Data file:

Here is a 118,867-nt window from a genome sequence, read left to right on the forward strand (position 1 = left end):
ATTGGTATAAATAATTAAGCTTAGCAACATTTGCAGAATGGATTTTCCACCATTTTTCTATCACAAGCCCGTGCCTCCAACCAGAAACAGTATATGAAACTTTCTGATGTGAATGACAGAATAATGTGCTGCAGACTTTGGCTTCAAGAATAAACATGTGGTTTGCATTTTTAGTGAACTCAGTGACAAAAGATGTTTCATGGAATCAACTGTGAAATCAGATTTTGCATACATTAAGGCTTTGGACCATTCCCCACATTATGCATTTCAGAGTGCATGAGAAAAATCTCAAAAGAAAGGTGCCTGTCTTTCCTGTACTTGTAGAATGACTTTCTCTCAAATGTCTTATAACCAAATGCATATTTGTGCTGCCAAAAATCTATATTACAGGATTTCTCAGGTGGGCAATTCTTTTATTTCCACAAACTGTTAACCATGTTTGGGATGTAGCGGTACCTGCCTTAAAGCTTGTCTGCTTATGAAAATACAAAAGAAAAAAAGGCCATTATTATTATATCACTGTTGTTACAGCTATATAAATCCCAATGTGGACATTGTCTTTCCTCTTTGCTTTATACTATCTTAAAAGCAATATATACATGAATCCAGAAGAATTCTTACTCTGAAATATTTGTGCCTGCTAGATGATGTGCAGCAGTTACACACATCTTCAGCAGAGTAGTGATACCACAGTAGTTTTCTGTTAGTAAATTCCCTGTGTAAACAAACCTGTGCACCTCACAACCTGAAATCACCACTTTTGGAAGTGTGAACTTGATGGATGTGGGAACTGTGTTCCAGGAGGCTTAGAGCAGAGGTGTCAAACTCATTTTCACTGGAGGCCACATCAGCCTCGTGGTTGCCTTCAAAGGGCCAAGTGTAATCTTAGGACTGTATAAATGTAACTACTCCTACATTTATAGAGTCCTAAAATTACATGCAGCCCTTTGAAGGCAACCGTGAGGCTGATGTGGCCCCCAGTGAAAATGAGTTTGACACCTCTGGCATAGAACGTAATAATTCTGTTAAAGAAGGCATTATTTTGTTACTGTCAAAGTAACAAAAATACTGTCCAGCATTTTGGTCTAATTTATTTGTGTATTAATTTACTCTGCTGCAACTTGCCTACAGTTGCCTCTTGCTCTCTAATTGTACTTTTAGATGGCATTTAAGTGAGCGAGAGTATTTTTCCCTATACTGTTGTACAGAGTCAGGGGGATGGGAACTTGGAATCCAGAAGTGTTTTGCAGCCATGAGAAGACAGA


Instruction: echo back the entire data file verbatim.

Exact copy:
Here is a 118,867-nt window from a genome sequence, read left to right on the forward strand (position 1 = left end):
ATTGGTATAAATAATTAAGCTTAGCAACATTTGCAGAATGGATTTTCCACCATTTTTCTATCACAAGCCCGTGCCTCCAACCAGAAACAGTATATGAAACTTTCTGATGTGAATGACAGAATAATGTGCTGCAGACTTTGGCTTCAAGAATAAACATGTGGTTTGCATTTTTAGTGAACTCAGTGACAAAAGATGTTTCATGGAATCAACTGTGAAATCAGATTTTGCATACATTAAGGCTTTGGACCATTCCCCACATTATGCATTTCAGAGTGCATGAGAAAAATCTCAAAAGAAAGGTGCCTGTCTTTCCTGTACTTGTAGAATGACTTTCTCTCAAATGTCTTATAACCAAATGCATATTTGTGCTGCCAAAAATCTATATTACAGGATTTCTCAGGTGGGCAATTCTTTTATTTCCACAAACTGTTAACCATGTTTGGGATGTAGCGGTACCTGCCTTAAAGCTTGTCTGCTTATGAAAATACAAAAGAAAAAAAGGCCATTATTATTATATCACTGTTGTTACAGCTATATAAATCCCAATGTGGACATTGTCTTTCCTCTTTGCTTTATACTATCTTAAAAGCAATATATACATGAATCCAGAAGAATTCTTACTCTGAAATATTTGTGCCTGCTAGATGATGTGCAGCAGTTACACACATCTTCAGCAGAGTAGTGATACCACAGTAGTTTTCTGTTAGTAAATTCCCTGTGTAAACAAACCTGTGCACCTCACAACCTGAAATCACCACTTTTGGAAGTGTGAACTTGATGGATGTGGGAACTGTGTTCCAGGAGGCTTAGAGCAGAGGTGTCAAACTCATTTTCACTGGAGGCCACATCAGCCTCGTGGTTGCCTTCAAAGGGCCAAGTGTAATCTTAGGACTGTATAAATGTAACTACTCCTACATTTATAGAGTCCTAAAATTACATGCAGCCCTTTGAAGGCAACCGTGAGGCTGATGTGGCCCCCAGTGAAAATGAGTTTGACACCTCTGGCATAGAACGTAATAATTCTGTTAAAGAAGGCATTATTTTGTTACTGTCAAAGTAACAAAAATACTGTCCAGCATTTTGGTCTAATTTATTTGTGTATTAATTTACTCTGCTGCAACTTGCCTACAGTTGCCTCTTGCTCTCTAATTGTACTTTTAGATGGCATTTAAGTGAGCGAGAGTATTTTTCCCTATACTGTTGTACAGAGTCAGGGGGATGGGAACTTGGAATCCAGAAGTGTTTTGCAGCCATGAGAAGACAGA